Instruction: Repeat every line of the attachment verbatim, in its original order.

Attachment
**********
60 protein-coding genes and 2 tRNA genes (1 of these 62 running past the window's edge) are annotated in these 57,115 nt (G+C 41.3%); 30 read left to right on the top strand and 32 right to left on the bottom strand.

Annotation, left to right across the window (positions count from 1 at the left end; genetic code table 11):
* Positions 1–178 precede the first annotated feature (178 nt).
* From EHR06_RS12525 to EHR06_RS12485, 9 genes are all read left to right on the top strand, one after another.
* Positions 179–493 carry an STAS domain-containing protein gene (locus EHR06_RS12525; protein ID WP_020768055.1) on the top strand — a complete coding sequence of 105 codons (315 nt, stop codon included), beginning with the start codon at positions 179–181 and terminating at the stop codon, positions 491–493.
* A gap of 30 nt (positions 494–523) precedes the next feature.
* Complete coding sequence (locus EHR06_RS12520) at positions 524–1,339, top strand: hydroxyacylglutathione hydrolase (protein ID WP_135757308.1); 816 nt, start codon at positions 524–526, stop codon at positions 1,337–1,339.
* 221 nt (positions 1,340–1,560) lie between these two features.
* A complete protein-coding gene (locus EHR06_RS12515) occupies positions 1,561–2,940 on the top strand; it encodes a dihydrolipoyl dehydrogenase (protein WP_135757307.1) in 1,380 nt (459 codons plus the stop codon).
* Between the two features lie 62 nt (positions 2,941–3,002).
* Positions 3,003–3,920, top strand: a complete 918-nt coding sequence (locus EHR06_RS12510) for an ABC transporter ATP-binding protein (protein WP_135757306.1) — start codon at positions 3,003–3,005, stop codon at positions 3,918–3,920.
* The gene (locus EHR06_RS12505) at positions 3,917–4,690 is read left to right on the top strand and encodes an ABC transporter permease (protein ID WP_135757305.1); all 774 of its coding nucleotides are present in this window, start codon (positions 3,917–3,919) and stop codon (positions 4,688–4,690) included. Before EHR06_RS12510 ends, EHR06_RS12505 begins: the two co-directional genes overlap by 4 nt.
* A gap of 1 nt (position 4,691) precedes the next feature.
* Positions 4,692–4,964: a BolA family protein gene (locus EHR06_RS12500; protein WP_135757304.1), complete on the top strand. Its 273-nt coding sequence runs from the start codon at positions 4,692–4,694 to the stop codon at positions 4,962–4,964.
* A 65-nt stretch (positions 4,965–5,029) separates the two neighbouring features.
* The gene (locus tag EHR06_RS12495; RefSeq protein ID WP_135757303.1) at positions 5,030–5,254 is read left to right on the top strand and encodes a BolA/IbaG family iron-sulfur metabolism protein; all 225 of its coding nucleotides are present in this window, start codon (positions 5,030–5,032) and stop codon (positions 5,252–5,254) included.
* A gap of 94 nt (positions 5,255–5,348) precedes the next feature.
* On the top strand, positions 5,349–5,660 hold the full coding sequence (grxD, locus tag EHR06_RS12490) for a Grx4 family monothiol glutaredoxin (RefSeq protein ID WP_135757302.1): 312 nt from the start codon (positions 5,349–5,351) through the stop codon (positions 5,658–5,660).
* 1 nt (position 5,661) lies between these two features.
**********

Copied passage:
60 protein-coding genes and 2 tRNA genes (1 of these 62 running past the window's edge) are annotated in these 57,115 nt (G+C 41.3%); 30 read left to right on the top strand and 32 right to left on the bottom strand.

Annotation, left to right across the window (positions count from 1 at the left end; genetic code table 11):
* Positions 1–178 precede the first annotated feature (178 nt).
* From EHR06_RS12525 to EHR06_RS12485, 9 genes are all read left to right on the top strand, one after another.
* Positions 179–493 carry an STAS domain-containing protein gene (locus EHR06_RS12525; protein ID WP_020768055.1) on the top strand — a complete coding sequence of 105 codons (315 nt, stop codon included), beginning with the start codon at positions 179–181 and terminating at the stop codon, positions 491–493.
* A gap of 30 nt (positions 494–523) precedes the next feature.
* Complete coding sequence (locus EHR06_RS12520) at positions 524–1,339, top strand: hydroxyacylglutathione hydrolase (protein ID WP_135757308.1); 816 nt, start codon at positions 524–526, stop codon at positions 1,337–1,339.
* 221 nt (positions 1,340–1,560) lie between these two features.
* A complete protein-coding gene (locus EHR06_RS12515) occupies positions 1,561–2,940 on the top strand; it encodes a dihydrolipoyl dehydrogenase (protein WP_135757307.1) in 1,380 nt (459 codons plus the stop codon).
* Between the two features lie 62 nt (positions 2,941–3,002).
* Positions 3,003–3,920, top strand: a complete 918-nt coding sequence (locus EHR06_RS12510) for an ABC transporter ATP-binding protein (protein WP_135757306.1) — start codon at positions 3,003–3,005, stop codon at positions 3,918–3,920.
* The gene (locus EHR06_RS12505) at positions 3,917–4,690 is read left to right on the top strand and encodes an ABC transporter permease (protein ID WP_135757305.1); all 774 of its coding nucleotides are present in this window, start codon (positions 3,917–3,919) and stop codon (positions 4,688–4,690) included. Before EHR06_RS12510 ends, EHR06_RS12505 begins: the two co-directional genes overlap by 4 nt.
* A gap of 1 nt (position 4,691) precedes the next feature.
* Positions 4,692–4,964: a BolA family protein gene (locus EHR06_RS12500; protein WP_135757304.1), complete on the top strand. Its 273-nt coding sequence runs from the start codon at positions 4,692–4,694 to the stop codon at positions 4,962–4,964.
* A 65-nt stretch (positions 4,965–5,029) separates the two neighbouring features.
* The gene (locus tag EHR06_RS12495; RefSeq protein ID WP_135757303.1) at positions 5,030–5,254 is read left to right on the top strand and encodes a BolA/IbaG family iron-sulfur metabolism protein; all 225 of its coding nucleotides are present in this window, start codon (positions 5,030–5,032) and stop codon (positions 5,252–5,254) included.
* A gap of 94 nt (positions 5,255–5,348) precedes the next feature.
* On the top strand, positions 5,349–5,660 hold the full coding sequence (grxD, locus tag EHR06_RS12490) for a Grx4 family monothiol glutaredoxin (RefSeq protein ID WP_135757302.1): 312 nt from the start codon (positions 5,349–5,351) through the stop codon (positions 5,658–5,660).
* 1 nt (position 5,661) lies between these two features.